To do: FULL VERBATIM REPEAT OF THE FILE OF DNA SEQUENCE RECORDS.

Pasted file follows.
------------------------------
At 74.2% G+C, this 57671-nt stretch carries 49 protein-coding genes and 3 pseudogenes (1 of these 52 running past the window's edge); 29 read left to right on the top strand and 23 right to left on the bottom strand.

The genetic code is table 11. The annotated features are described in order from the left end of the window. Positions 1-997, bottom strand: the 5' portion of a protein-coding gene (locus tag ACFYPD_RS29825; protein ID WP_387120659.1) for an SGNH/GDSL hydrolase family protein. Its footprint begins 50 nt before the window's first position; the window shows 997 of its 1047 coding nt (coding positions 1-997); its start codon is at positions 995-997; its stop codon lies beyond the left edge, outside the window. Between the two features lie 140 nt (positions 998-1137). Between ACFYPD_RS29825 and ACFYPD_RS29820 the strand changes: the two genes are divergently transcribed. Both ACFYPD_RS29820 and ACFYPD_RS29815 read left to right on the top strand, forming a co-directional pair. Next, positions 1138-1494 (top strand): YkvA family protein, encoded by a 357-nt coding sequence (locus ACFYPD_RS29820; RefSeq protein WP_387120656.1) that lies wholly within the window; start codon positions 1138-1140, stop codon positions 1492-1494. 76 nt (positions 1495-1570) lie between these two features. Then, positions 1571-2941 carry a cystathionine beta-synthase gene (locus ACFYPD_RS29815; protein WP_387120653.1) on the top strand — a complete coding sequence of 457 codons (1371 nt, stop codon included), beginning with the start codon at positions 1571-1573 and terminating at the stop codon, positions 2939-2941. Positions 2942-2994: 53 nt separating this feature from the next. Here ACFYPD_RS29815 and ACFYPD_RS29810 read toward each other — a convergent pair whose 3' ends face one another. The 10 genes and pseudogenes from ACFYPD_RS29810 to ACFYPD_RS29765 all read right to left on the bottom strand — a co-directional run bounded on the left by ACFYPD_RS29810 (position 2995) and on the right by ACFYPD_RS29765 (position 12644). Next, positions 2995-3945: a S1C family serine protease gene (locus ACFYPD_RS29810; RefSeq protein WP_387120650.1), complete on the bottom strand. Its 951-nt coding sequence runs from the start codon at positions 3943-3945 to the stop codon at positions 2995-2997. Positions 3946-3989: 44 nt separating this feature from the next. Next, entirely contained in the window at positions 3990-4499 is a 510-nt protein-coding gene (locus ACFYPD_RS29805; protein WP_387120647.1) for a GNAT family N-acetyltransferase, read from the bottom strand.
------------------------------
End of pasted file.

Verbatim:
At 74.2% G+C, this 57671-nt stretch carries 49 protein-coding genes and 3 pseudogenes (1 of these 52 running past the window's edge); 29 read left to right on the top strand and 23 right to left on the bottom strand.

The genetic code is table 11. The annotated features are described in order from the left end of the window. Positions 1-997, bottom strand: the 5' portion of a protein-coding gene (locus tag ACFYPD_RS29825; protein ID WP_387120659.1) for an SGNH/GDSL hydrolase family protein. Its footprint begins 50 nt before the window's first position; the window shows 997 of its 1047 coding nt (coding positions 1-997); its start codon is at positions 995-997; its stop codon lies beyond the left edge, outside the window. Between the two features lie 140 nt (positions 998-1137). Between ACFYPD_RS29825 and ACFYPD_RS29820 the strand changes: the two genes are divergently transcribed. Both ACFYPD_RS29820 and ACFYPD_RS29815 read left to right on the top strand, forming a co-directional pair. Next, positions 1138-1494 (top strand): YkvA family protein, encoded by a 357-nt coding sequence (locus ACFYPD_RS29820; RefSeq protein WP_387120656.1) that lies wholly within the window; start codon positions 1138-1140, stop codon positions 1492-1494. 76 nt (positions 1495-1570) lie between these two features. Then, positions 1571-2941 carry a cystathionine beta-synthase gene (locus ACFYPD_RS29815; protein WP_387120653.1) on the top strand — a complete coding sequence of 457 codons (1371 nt, stop codon included), beginning with the start codon at positions 1571-1573 and terminating at the stop codon, positions 2939-2941. Positions 2942-2994: 53 nt separating this feature from the next. Here ACFYPD_RS29815 and ACFYPD_RS29810 read toward each other — a convergent pair whose 3' ends face one another. The 10 genes and pseudogenes from ACFYPD_RS29810 to ACFYPD_RS29765 all read right to left on the bottom strand — a co-directional run bounded on the left by ACFYPD_RS29810 (position 2995) and on the right by ACFYPD_RS29765 (position 12644). Next, positions 2995-3945: a S1C family serine protease gene (locus ACFYPD_RS29810; RefSeq protein WP_387120650.1), complete on the bottom strand. Its 951-nt coding sequence runs from the start codon at positions 3943-3945 to the stop codon at positions 2995-2997. Positions 3946-3989: 44 nt separating this feature from the next. Next, entirely contained in the window at positions 3990-4499 is a 510-nt protein-coding gene (locus ACFYPD_RS29805; protein WP_387120647.1) for a GNAT family N-acetyltransferase, read from the bottom strand.